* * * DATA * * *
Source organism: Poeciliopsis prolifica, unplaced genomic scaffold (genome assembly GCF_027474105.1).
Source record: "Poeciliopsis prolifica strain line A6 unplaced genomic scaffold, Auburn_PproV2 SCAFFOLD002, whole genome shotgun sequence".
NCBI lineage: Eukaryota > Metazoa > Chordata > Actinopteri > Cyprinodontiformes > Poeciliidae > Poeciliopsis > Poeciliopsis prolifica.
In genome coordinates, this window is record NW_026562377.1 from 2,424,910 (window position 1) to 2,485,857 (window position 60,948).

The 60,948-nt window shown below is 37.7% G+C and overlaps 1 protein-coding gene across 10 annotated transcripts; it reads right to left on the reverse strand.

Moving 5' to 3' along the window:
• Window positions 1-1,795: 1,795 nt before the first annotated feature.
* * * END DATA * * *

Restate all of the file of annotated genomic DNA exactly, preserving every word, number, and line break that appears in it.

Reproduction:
Source organism: Poeciliopsis prolifica, unplaced genomic scaffold (genome assembly GCF_027474105.1).
Source record: "Poeciliopsis prolifica strain line A6 unplaced genomic scaffold, Auburn_PproV2 SCAFFOLD002, whole genome shotgun sequence".
NCBI lineage: Eukaryota > Metazoa > Chordata > Actinopteri > Cyprinodontiformes > Poeciliidae > Poeciliopsis > Poeciliopsis prolifica.
In genome coordinates, this window is record NW_026562377.1 from 2,424,910 (window position 1) to 2,485,857 (window position 60,948).

The 60,948-nt window shown below is 37.7% G+C and overlaps 1 protein-coding gene across 10 annotated transcripts; it reads right to left on the reverse strand.

Moving 5' to 3' along the window:
• Window positions 1-1,795: 1,795 nt before the first annotated feature.